One of my favorite acting teachers was Jean Shelton. Her legacy in the acting world had gone back to The Group Theater, which held many luminaries such as Harold Clurman, Elia Kazan, Lee Strasburg, and one of Jean’s personal teachers, Stella Stradler, who also taught Robert Dinero (just to name a few). The list of people however is freakin’ amazing. They pioneered the method from the Stanislavksi techniques and beyond to what American acting is today. Marlon Brando had won the Oscar for his role in ON THE WATER FRONT, which I think was the first time an actor won using the method.
So why mention this?
Jean’s daughter, Wendy Phillips, had come in one Saturday to give a talk about her experience in Hollywood, where she works as an actress and teaches. She’d acted with small time actors like Robert Dinero in MIDNIGHT RUN, Sean Penn in I AM SAM (loved that movie), and Warren Beatty in BUGSY. During a Q & A session, one of the students in the audience asked her what she could do to make it. Make what? Become a movie stah. Sorry foh my Asian accent.
Wendy said something to this extent: Become the best actress. That was the sentiment throughout Jean’s school. Be the best. Sounds easy to me.
Problem with that is someone is always going to be better, prettier, taller, buffer, richer, whatever. Not discounting skill or talent here.
Recently, I had gone to Miami, Florida and decided to read their inflight magazine, Airway. They interviewed lead singer of R.E.M., Michael Stipe. He said something that struck me in the balls. ”I never thought I was very good at what I do. That’s why perhaps the most important quality in a person, even beyond curiosity, is humility. Not false humility. Not false modesty, but a real humility. It’s an understanding that you really are no better than anyone else. You’re just fortunate to do something that other people respect or like or can pull something from.”
I’m the worst judge when it comes to comparing music, or even knowing the names to songs. I hear them on the radio, enjoy them, but since they don’t mention the titles, I don’t learn them. But the fact that R.E.M. has been around since 1980, they’ve got to be doing something right.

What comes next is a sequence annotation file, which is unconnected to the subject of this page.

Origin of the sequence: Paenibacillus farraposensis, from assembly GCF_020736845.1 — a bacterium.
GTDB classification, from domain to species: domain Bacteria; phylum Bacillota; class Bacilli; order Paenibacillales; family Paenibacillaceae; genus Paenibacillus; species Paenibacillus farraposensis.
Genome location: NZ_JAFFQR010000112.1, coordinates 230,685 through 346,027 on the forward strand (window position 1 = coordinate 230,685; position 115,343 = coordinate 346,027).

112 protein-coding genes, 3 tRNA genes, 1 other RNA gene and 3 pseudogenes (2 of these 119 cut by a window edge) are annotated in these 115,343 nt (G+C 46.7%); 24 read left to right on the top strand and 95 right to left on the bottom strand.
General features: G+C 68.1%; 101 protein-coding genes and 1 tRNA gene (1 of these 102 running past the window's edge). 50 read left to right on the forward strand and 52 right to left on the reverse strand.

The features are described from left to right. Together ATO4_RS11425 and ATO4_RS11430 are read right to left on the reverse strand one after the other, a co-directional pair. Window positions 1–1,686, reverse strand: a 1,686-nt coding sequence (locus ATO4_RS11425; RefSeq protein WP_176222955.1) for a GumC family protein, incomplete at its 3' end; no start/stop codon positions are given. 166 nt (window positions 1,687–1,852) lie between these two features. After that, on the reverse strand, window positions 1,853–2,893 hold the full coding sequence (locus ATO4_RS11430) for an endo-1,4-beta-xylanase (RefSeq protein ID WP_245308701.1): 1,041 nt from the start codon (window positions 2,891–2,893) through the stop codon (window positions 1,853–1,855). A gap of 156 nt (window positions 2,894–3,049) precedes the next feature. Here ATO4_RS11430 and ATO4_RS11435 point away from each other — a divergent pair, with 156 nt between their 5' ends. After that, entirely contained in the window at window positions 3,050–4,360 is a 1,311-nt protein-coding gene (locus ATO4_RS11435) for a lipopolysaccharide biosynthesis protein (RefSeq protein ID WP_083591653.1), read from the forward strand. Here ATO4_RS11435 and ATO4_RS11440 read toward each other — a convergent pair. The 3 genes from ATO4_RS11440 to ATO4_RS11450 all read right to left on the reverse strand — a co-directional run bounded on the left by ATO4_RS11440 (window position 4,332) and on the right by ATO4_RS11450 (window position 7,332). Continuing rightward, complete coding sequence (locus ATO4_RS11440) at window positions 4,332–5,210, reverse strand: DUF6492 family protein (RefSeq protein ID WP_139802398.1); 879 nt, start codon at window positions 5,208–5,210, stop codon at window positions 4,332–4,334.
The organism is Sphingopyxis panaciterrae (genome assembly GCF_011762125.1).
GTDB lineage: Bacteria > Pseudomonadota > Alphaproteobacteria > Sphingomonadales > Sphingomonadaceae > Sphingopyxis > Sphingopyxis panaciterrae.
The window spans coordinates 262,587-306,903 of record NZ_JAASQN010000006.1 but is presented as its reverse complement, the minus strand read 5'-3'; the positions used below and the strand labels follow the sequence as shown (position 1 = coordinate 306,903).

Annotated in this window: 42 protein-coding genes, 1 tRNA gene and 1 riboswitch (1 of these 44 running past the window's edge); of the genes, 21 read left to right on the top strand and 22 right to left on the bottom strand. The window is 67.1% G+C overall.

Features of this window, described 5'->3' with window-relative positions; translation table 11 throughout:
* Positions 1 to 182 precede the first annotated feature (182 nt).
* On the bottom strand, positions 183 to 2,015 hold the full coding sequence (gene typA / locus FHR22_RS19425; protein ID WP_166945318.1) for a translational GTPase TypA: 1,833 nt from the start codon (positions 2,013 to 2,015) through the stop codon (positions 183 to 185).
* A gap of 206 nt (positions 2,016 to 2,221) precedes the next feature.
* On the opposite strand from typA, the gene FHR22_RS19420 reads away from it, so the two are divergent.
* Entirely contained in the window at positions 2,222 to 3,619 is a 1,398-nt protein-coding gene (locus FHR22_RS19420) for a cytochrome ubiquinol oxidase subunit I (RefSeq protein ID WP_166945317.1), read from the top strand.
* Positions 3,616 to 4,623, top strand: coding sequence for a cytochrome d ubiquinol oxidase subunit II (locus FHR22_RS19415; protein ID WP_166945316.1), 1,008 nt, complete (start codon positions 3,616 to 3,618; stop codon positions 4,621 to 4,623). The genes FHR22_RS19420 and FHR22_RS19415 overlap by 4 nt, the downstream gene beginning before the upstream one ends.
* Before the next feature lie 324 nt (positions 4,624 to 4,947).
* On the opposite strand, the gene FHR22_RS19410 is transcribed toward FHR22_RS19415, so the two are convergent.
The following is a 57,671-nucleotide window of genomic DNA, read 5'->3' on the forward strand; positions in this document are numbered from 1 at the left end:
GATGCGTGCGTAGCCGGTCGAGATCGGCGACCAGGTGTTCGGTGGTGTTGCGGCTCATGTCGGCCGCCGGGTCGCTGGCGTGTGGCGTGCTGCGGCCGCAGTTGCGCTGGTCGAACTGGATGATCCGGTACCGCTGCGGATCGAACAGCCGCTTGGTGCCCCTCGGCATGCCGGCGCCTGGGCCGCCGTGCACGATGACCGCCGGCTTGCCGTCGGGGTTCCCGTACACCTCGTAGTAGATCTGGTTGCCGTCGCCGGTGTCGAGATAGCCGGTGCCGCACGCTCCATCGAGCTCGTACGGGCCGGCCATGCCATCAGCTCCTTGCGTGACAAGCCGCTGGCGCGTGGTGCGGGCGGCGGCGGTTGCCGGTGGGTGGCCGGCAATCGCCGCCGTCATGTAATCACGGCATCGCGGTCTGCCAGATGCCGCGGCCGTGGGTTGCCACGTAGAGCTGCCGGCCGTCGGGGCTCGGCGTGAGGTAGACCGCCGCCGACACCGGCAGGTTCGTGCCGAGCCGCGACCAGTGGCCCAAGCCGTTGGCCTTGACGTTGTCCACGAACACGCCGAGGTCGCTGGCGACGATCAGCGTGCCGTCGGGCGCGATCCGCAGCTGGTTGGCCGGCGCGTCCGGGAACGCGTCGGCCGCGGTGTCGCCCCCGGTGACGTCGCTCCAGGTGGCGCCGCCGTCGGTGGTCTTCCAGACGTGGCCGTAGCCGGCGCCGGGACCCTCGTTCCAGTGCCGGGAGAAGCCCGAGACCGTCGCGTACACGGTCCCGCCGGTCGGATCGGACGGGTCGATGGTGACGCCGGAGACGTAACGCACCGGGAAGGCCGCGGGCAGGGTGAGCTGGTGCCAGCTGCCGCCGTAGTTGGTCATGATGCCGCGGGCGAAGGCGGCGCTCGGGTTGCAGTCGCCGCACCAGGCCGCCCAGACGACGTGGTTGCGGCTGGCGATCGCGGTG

Now, what Stipe said hit me in the balls because I had finished taking a writing class from a reputable school that is known for producing good science fiction and fantasy writers. Part of the class was critiquing other students’ work, something that I’m not a fan of because writing styles can vary and still be great. When I read everyone’s pieces, I thought to myself, man, none of them are bad, and they all can write pretty well. When I looked at my writing, it didn’t differ much from a technical point of view. And I felt the same when I read most other published authors. Sometimes I feel there isn’t anything special that sets them apart. Not saying their work isn’t special, but that from a technical standpoint, there wasn’t an awe inspiring light from the heavens or a fire erupting from the cracking earth that showed me THIS IS IT.
Maybe part of the demystifying aspect of my point of view is the amount of thought and work I’ve put into the technical side. Taking a class from beyondstructure.com that broke down storytelling techniques to techniques, not theories, helped immensely as well. It seemed the writing class I took had 50% theory and 50% what I should include. Beyond structure broke storytelling down to it’s minute parts, parts that no reader, audience member should ever care about, but can feel when the techniques are used well.
Even though I compared my writing to others in the class, I never thought of myself as being exceptionally great or not. I took the class for the pure purpose of learning. I knew that in each individual story, different talents, skills, techniques, and tools are used. But a tool chest’s full is never used for a single one. It’s like using every ingredient in the world to make an omelet.
I write with no thought of bestsellers, fame, honor, or magnanimous glory. No plans of world domination. No plans at all. But they do creep in, riddling panic up my spine. So I take a moment and sip my coffee or tea and dive back in. Once I’m done, then my fantasies can fly as they wish.
“The best laid schemes o’ mice an’ men / Gang aft agley” -John Steinbeck
The best-laid plans of mice and men often go awry.
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